new-york

Jamie Reid

Josh Baer Gallery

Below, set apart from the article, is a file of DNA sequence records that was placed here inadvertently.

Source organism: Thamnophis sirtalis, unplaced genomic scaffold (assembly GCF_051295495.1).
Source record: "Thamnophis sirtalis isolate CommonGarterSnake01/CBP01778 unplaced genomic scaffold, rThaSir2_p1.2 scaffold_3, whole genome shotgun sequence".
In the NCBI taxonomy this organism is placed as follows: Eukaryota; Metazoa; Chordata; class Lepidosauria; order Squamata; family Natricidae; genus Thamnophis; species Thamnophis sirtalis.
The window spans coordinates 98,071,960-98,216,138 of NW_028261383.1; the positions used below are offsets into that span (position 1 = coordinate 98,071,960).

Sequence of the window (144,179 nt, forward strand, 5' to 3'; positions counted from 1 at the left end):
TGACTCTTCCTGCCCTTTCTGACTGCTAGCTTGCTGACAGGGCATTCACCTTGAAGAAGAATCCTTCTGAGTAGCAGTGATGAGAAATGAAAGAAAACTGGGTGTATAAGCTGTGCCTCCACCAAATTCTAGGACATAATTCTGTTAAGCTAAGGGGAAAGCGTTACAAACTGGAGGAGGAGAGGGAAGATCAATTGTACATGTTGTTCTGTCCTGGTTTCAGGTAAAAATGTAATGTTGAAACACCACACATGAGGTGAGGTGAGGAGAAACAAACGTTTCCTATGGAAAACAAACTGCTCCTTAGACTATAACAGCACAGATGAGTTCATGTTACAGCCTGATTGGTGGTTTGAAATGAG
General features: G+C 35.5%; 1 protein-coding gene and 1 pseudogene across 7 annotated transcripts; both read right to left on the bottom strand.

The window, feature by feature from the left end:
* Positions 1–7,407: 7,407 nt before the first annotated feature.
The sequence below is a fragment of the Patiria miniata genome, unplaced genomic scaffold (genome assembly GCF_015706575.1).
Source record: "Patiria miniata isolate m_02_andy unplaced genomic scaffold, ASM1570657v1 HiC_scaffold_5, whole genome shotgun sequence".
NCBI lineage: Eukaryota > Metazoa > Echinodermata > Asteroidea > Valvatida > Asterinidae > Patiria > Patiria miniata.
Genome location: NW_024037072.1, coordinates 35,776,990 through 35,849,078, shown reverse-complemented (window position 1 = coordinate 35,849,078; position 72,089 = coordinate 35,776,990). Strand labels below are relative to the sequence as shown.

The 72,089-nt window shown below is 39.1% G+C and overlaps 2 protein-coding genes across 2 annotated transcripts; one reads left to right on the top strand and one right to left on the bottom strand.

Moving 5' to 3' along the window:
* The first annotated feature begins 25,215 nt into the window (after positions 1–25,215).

"(please wash your hands before) Leaving the 20th Century,” the cryptic title of Jamie Reid’s 20-year retrospective, was the sort of too-clever but undeniably funny and provocative sloganeering one has come to expect from this subversive appropriator of imagery. Reid is, after all, the father of punk graphics. His magazine The Suburban Press, published in London in the early ’70s, and his later collaborations with Malcolm McLaren and the Sex Pistols, helped to define the look and politics of the punk movements in England and America. Perhaps now, with punk safely ensconced as mainstream kitsch, and with the release of films such as Alex Cox’s Sid and Nancy (formerly titled Love Kills, 1986), nostalgia will erase the antiauthoritarian content of punk. Reid’s exhibition, however, not only provided a thorough review of one of the great pioneers of posthippie nastiness, but also helped one to

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